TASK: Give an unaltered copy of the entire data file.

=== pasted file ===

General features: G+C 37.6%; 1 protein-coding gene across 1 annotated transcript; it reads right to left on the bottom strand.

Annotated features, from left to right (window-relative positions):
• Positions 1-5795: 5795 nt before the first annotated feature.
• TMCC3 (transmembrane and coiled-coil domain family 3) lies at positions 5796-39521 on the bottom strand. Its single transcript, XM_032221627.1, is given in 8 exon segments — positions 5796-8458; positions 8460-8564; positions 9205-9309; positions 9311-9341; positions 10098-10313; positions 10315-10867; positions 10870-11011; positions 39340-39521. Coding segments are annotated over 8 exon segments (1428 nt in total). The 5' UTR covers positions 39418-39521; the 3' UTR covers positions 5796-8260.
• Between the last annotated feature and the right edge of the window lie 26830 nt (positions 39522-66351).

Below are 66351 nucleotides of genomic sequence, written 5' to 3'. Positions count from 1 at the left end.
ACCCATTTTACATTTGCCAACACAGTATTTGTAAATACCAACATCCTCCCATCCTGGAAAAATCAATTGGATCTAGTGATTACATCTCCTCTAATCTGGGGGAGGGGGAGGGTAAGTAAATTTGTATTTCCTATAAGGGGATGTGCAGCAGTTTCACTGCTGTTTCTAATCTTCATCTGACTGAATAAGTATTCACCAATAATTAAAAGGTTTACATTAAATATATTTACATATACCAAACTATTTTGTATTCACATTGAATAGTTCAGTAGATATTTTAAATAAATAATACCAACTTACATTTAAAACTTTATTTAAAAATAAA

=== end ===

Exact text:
General features: G+C 37.6%; 1 protein-coding gene across 1 annotated transcript; it reads right to left on the bottom strand.

Annotated features, from left to right (window-relative positions):
• Positions 1-5795: 5795 nt before the first annotated feature.
• TMCC3 (transmembrane and coiled-coil domain family 3) lies at positions 5796-39521 on the bottom strand. Its single transcript, XM_032221627.1, is given in 8 exon segments — positions 5796-8458; positions 8460-8564; positions 9205-9309; positions 9311-9341; positions 10098-10313; positions 10315-10867; positions 10870-11011; positions 39340-39521. Coding segments are annotated over 8 exon segments (1428 nt in total). The 5' UTR covers positions 39418-39521; the 3' UTR covers positions 5796-8260.
• Between the last annotated feature and the right edge of the window lie 26830 nt (positions 39522-66351).

Below are 66351 nucleotides of genomic sequence, written 5' to 3'. Positions count from 1 at the left end.
ACCCATTTTACATTTGCCAACACAGTATTTGTAAATACCAACATCCTCCCATCCTGGAAAAATCAATTGGATCTAGTGATTACATCTCCTCTAATCTGGGGGAGGGGGAGGGTAAGTAAATTTGTATTTCCTATAAGGGGATGTGCAGCAGTTTCACTGCTGTTTCTAATCTTCATCTGACTGAATAAGTATTCACCAATAATTAAAAGGTTTACATTAAATATATTTACATATACCAAACTATTTTGTATTCACATTGAATAGTTCAGTAGATATTTTAAATAAATAATACCAACTTACATTTAAAACTTTATTTAAAAATAAA